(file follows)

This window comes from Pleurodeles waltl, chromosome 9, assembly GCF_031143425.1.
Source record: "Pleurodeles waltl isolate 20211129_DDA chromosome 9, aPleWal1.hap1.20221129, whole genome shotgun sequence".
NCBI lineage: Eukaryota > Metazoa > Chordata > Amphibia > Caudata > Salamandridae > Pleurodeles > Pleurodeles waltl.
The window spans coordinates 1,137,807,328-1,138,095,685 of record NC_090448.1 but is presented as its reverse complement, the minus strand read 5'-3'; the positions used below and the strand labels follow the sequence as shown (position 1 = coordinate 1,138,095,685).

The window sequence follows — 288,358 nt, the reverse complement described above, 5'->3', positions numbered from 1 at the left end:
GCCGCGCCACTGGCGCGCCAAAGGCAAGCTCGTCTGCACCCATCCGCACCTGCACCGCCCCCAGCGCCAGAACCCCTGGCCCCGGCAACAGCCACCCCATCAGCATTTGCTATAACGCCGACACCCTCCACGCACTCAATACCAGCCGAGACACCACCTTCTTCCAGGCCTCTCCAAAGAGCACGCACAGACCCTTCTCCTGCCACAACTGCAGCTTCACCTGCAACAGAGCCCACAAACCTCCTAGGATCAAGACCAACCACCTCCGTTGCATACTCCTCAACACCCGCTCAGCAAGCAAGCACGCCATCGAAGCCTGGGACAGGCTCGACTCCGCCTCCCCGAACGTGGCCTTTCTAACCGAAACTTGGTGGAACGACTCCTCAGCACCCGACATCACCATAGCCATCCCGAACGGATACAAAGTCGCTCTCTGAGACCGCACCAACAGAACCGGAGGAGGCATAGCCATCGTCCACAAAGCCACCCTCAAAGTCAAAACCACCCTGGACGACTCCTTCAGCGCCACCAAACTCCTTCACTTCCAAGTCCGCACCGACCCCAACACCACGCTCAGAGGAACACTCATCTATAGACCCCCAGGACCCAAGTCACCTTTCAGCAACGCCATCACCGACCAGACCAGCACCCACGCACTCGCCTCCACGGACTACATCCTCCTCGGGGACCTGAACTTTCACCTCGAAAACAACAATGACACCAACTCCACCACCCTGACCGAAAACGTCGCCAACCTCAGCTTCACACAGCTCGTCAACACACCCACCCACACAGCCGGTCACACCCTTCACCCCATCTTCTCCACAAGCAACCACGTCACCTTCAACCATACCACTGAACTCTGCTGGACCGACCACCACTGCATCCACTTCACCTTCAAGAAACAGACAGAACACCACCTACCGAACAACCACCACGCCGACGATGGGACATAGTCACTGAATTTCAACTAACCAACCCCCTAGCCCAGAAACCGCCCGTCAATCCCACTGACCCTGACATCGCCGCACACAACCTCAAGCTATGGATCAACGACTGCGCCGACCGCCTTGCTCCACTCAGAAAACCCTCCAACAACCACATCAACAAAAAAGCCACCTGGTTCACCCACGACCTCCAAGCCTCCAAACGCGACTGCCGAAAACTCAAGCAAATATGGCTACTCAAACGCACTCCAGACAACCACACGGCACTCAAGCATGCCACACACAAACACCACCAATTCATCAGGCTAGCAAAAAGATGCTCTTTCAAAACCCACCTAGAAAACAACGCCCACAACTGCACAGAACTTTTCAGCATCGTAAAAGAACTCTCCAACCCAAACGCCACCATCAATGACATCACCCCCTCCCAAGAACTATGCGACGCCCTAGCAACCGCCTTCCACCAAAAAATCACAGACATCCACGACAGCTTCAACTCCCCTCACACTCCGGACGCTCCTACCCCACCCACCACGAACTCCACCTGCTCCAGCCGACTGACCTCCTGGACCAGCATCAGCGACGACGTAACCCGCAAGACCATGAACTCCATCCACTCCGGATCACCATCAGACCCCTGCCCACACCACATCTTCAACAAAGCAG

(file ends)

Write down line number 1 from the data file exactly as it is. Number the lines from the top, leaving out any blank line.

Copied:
This window comes from Pleurodeles waltl, chromosome 9, assembly GCF_031143425.1.